For much of the previous century the idea of a uniformed police was anathema to an English people schooled in ‘liberty’ and opposed to continental (French) forms of state run policing.  “I had rather half a dozen people’s throats should be cut in Ratcliffe Highway every three or four years than be subject to domiciliary visits, spies, and all of the rest of Fouché’s connivances’, commented one skeptic at the time.

Even after Robert Peel successfully (and quietly) steered his Metropolitan Police Bill through Parliament the New Police (as they were dubbed) struggled to gain acceptance. The working classes resented their interference in their street activities (like gambling or trading from stalls), the middle classes disliked the burden they placed on their pockets and the upper class feared the loss of localised control over law and order as these ‘bobbies’ answered directly to the Home Secretary, not the magistracy.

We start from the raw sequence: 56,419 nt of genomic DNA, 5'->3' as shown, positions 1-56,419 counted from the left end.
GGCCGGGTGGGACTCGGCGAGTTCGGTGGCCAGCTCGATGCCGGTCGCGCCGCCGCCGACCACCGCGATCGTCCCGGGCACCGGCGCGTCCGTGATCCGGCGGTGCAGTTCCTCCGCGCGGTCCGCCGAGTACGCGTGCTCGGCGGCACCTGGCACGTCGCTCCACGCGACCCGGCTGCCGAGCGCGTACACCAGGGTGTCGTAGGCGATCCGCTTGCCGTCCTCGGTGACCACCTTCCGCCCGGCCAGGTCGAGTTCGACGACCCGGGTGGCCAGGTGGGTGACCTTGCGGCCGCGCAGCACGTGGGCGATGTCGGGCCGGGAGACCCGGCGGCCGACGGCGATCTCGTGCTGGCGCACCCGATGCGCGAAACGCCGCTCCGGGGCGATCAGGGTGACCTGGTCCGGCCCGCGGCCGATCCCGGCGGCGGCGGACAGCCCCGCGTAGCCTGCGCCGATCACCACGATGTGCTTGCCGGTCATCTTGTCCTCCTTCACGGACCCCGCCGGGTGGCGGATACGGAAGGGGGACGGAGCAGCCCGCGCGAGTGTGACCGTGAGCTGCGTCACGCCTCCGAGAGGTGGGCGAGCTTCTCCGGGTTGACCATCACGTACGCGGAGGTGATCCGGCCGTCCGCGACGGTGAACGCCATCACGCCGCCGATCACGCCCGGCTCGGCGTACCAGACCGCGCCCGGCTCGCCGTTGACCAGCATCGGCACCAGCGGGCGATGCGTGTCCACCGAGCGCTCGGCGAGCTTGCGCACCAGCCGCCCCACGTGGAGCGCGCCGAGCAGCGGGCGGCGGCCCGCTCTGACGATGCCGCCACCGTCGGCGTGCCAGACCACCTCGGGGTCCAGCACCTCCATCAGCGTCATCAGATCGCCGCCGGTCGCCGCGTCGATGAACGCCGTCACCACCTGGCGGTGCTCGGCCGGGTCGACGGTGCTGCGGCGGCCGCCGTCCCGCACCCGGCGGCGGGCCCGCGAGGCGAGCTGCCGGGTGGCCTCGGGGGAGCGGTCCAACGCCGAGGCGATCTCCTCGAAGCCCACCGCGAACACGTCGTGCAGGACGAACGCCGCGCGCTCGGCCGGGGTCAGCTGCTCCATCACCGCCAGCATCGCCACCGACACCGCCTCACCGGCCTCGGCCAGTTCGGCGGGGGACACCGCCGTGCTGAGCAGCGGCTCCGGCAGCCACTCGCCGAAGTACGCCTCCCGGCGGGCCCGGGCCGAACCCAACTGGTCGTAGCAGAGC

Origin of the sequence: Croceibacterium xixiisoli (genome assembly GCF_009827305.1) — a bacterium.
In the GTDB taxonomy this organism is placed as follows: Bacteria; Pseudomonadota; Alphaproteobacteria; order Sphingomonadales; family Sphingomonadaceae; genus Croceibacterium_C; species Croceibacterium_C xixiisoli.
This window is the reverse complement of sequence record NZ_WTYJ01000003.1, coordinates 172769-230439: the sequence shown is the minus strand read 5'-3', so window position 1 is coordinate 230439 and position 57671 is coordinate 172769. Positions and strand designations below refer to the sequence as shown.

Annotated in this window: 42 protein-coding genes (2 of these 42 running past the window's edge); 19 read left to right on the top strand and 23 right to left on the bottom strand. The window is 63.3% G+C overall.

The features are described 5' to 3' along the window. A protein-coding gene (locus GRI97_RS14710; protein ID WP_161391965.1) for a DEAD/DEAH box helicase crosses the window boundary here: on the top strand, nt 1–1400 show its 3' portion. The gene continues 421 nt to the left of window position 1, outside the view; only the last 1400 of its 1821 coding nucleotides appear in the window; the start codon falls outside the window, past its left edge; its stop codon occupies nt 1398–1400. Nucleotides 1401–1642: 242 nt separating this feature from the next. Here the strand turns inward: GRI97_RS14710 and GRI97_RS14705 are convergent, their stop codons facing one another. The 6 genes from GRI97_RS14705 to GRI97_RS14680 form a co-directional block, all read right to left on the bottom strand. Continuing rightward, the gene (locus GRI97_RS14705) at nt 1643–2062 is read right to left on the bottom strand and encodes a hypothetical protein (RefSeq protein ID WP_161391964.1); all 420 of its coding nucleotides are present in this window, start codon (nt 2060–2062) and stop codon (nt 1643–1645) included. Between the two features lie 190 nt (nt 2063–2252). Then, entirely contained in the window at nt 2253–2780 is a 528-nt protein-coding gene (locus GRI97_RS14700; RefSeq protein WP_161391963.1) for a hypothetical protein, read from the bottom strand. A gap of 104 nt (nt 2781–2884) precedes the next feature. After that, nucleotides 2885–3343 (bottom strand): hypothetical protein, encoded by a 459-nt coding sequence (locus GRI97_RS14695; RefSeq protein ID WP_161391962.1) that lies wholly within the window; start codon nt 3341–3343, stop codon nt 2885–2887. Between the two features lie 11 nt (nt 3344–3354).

Some of these tensions can be seen in the early reports police actions that resulted in cases heard before the capital’s Police courts. In February 1830 for example, the magistrates at Bow Street sided with a parish constable (the ‘old police’) against two officers from the New Police in a dispute over a fire at the Covent Garden opera house.

Following this brief case was a longer one, also at Bow Street where a ‘wretched-looking young woman’ was accused of being ‘riotous and disorderly’ by PC 104. The officer appeared to give evidence stating that between 2 and 3 o’clock in the morning the girl had been in a coffee shop in Phoenix Alley and had refused to pay for her drinks. He’d been called to ‘turn her out’ and, since he was adamant that she was going nowhere, he arrested her.

Mr Halls, the sitting justice, turned on the officer and upbraided him for arresting the woman when he should have been more concerned that a coffee house was still open after hours.  What hadn’t he applied for a summons against the coffee house owner, he asked?